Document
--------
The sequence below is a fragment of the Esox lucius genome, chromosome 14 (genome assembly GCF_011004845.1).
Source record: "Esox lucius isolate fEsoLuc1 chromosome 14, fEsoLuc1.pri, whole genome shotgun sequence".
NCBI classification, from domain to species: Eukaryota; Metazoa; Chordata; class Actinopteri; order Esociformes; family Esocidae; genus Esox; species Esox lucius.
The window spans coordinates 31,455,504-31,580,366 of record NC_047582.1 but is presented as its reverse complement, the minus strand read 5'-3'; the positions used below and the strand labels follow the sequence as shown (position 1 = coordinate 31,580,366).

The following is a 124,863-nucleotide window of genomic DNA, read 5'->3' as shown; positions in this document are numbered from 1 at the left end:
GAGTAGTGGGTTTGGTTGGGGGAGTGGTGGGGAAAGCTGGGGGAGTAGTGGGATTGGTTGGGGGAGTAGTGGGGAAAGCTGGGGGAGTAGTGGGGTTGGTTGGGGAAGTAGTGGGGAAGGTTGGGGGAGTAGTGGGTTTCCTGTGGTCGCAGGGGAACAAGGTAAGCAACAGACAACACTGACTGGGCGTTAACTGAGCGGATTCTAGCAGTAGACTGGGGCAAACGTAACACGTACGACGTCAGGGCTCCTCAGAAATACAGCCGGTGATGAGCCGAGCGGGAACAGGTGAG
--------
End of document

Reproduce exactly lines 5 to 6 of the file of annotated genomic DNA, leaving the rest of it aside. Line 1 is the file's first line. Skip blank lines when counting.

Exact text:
The following is a 124,863-nucleotide window of genomic DNA, read 5'->3' as shown; positions in this document are numbered from 1 at the left end:
GAGTAGTGGGTTTGGTTGGGGGAGTGGTGGGGAAAGCTGGGGGAGTAGTGGGATTGGTTGGGGGAGTAGTGGGGAAAGCTGGGGGAGTAGTGGGGTTGGTTGGGGAAGTAGTGGGGAAGGTTGGGGGAGTAGTGGGTTTCCTGTGGTCGCAGGGGAACAAGGTAAGCAACAGACAACACTGACTGGGCGTTAACTGAGCGGATTCTAGCAGTAGACTGGGGCAAACGTAACACGTACGACGTCAGGGCTCCTCAGAAATACAGCCGGTGATGAGCCGAGCGGGAACAGGTGAG